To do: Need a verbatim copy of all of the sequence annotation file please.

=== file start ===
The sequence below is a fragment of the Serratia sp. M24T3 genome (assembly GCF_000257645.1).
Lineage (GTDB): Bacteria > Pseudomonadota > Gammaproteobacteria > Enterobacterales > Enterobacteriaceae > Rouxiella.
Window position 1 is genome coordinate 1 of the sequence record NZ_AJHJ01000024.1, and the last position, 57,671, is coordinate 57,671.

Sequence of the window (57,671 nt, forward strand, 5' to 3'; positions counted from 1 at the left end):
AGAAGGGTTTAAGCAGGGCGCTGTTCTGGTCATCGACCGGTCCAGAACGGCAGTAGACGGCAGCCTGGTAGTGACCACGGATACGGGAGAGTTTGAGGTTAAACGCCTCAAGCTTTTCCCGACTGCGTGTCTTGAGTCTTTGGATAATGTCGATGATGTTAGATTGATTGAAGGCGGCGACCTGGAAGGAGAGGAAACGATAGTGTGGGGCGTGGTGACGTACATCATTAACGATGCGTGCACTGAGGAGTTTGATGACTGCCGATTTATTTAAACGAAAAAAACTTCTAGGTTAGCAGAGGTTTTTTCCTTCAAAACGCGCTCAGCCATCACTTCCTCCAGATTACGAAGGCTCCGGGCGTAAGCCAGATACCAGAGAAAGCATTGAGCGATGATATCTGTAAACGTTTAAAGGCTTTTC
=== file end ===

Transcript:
The sequence below is a fragment of the Serratia sp. M24T3 genome (assembly GCF_000257645.1).
Lineage (GTDB): Bacteria > Pseudomonadota > Gammaproteobacteria > Enterobacterales > Enterobacteriaceae > Rouxiella.
Window position 1 is genome coordinate 1 of the sequence record NZ_AJHJ01000024.1, and the last position, 57,671, is coordinate 57,671.

Sequence of the window (57,671 nt, forward strand, 5' to 3'; positions counted from 1 at the left end):
AGAAGGGTTTAAGCAGGGCGCTGTTCTGGTCATCGACCGGTCCAGAACGGCAGTAGACGGCAGCCTGGTAGTGACCACGGATACGGGAGAGTTTGAGGTTAAACGCCTCAAGCTTTTCCCGACTGCGTGTCTTGAGTCTTTGGATAATGTCGATGATGTTAGATTGATTGAAGGCGGCGACCTGGAAGGAGAGGAAACGATAGTGTGGGGCGTGGTGACGTACATCATTAACGATGCGTGCACTGAGGAGTTTGATGACTGCCGATTTATTTAAACGAAAAAAACTTCTAGGTTAGCAGAGGTTTTTTCCTTCAAAACGCGCTCAGCCATCACTTCCTCCAGATTACGAAGGCTCCGGGCGTAAGCCAGATACCAGAGAAAGCATTGAGCGATGATATCTGTAAACGTTTAAAGGCTTTTC